|Post communem considerationem de virtutibus et vitiis et aliis ad materiam moralem pertinentibus, necesse est considerare singula in speciali, sermones enim morales universales sunt minus utiles, eo quod actiones in particularibus sunt. Potest autem aliquid in speciali considerari circa moralia dupliciter, uno modo, ex parte ipsius materiae moralis, puta cum consideratur de hac virtute vel hoc vitio; alio modo, quantum ad speciales status hominum, puta cum consideratur de subditis et praelatis, de activis et contemplativis, vel quibuscumque aliis differentiis hominum.
- Primo ergo considerabimus specialiter de his quae pertinent ad omnes hominum status;
- secundo vero, specialiter de his quae pertinent ad determinatos status.
|After a general consideration of virtues, vices, and other things pertaining to moral matters, it is necessary to consider each of them in particular. For universal moral discourse is less useful, since actions are singulars. Particular moral matters can be considered in two ways: first, with respect to the moral matter itself, for example, this virtue or that vice; secondly, with respect to the special states of men, for example, subjects and prelates, people in active or contemplative life, and so one for other differences of men.
- Therefore, first we will consider in particular everything that pertains to people of whatever state,
- secondly, what pertains to people in special states of life.
|Est autem considerandum circa primum quod, si seorsum determinaremus de virtutibus, donis, vitiis et praeceptis, oporteret idem multoties dicere, qui enim sufficienter vult tractare de hoc praecepto, non moechaberis, necesse habet inquirere de adulterio, quod est quoddam peccatum, cuius etiam cognitio dependet ex cognitione oppositae virtutis. Erit igitur compendiosior et expeditior considerationis via si simul sub eodem tractatu consideratio procedit de virtute et dono sibi correspondente, et vitiis oppositis, et praeceptis affirmativis vel negativis. Erit autem hic considerationis modus conveniens ipsis vitiis secundum propriam speciem, ostensum est enim supra quod vitia et peccata diversificantur specie secundum materiam vel obiectum, non autem secundum alias differentias peccatorum, puta cordis, oris et operis, vel secundum infirmitatem, ignorantiam et malitiam, et alias huiusmodi differentias; est autem eadem materia circa quam et virtus recte operatur et vitia opposita a rectitudine recedunt. Sic igitur tota materia morali ad considerationem virtutum reducta, omnes virtutes sunt ulterius reducendae ad septem,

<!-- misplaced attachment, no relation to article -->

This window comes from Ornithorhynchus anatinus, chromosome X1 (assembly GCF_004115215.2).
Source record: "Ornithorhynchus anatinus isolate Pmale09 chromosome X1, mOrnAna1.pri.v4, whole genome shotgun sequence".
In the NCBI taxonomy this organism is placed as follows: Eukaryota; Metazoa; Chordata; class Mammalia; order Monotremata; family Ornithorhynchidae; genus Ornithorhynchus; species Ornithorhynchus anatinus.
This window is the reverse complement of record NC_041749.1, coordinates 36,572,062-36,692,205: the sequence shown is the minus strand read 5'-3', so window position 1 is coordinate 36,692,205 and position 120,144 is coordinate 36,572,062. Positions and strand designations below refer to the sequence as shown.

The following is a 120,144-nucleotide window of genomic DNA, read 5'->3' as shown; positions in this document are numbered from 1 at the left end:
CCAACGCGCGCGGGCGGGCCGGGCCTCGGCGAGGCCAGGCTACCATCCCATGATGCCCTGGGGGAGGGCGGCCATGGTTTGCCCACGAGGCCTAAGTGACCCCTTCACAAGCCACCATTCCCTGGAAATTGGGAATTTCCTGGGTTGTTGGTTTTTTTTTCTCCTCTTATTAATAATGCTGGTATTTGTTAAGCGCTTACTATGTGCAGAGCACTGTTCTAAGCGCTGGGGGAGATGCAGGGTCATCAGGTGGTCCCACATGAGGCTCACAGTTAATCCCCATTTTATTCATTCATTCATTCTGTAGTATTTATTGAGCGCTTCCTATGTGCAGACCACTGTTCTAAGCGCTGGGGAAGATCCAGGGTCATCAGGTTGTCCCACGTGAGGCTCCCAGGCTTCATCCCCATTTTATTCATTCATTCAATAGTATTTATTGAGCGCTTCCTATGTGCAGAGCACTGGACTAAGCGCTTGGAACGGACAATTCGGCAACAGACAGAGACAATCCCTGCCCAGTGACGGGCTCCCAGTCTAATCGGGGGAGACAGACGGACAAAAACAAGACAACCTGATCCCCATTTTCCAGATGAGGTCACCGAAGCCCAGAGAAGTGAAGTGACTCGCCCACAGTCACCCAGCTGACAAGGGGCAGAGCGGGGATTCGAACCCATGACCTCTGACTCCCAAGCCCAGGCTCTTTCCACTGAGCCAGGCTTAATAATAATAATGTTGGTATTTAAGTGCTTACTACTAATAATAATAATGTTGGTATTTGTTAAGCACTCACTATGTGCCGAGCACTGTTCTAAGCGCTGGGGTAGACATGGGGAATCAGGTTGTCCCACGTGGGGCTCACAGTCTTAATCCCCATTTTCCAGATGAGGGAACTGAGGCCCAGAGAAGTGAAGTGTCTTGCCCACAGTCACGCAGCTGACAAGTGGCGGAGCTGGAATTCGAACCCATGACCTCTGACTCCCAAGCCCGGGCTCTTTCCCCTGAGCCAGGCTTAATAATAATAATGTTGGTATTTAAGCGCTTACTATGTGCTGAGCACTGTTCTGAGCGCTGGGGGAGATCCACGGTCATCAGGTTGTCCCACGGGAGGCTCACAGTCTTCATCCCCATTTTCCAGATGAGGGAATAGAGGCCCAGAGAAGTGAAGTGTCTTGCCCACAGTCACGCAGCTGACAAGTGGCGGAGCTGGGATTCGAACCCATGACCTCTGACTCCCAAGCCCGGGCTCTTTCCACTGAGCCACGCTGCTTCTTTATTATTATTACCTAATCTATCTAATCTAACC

- quarum tres sunt theologicae, de quibus primo est agendum;
- aliae vero quatuor sunt cardinales, de quibus posterius agetur.
|It should first be remarked that, if we were to treat virtues, gifts, vices and commandments separately, we would have to say the same thing many times over. For, if you were adequately to treat the commandment "Do not commit adultery," you would have to examine adultery, which is a particular sin, and to understand it you must understand the opposite virtue. Therefore, it will be a briefer and quicker to treat together the virtue and the gift corresponding to it, along with the opposite vices and the affirmative and negative commandments. This is the most convenient procedure for treating vices in their proper species, for it was shown above that vices and sins differ in species according to their matter or object, not according to other factors differentiating sins, such is by thought, word and deed, or by way of weakness, ignorance or malice, and other such differentiations. But virtues act correctly with regard to the same matter as the opposite vices deviate from. Therefore, as all moral matters are reduced to the consideration of the virtues, all the virtues are furthermore reduced to seven:
- of which three are theological, which will be treated first,
- and the other four are cardinal, which will be treated afterwards.
|Virtutum autem intellectualium una quidem est prudentia, quae inter cardinales virtutes continetur et numeratur; ars vero non pertinet ad moralem, quae circa agibilia versatur, cum ars sit recta ratio factibilium, ut supra dictum est; aliae vero tres intellectuales virtutes, scilicet sapientia, intellectus et scientia, communicant etiam in nomine cum donis quibusdam spiritus sancti, unde simul etiam de eis considerabitur in consideratione donorum virtutibus correspondentium.
||As for intellectual virtues, one is prudence, which is included and numbered among the cardinal virtues. Art, which has to do with making things, does not pertain to morals, as was said above. The other three intellectual virtues, i.e. wisdom, understanding and knowledge, share names with some gifts of the Holy Spirit. So they will be treated along with the gifts corresponding to virtues.
|Aliae vero virtutes morales omnes aliqualiter reducuntur ad virtutes cardinales, ut ex supradictis patet, unde in consideratione alicuius virtutis cardinalis considerabuntur etiam omnes virtutes ad eam qualitercumque pertinentes et vitia opposita. Et sic nihil moralium erit praetermissum.
||All the other moral virtues are somehow reducible to the cardinal virtues, as was show previously. So along with each cardinal virtue we will treat also all the virtues that are in some way related to it, as well as the contrary vices. In this way nothing pertaining to morals will be omitted.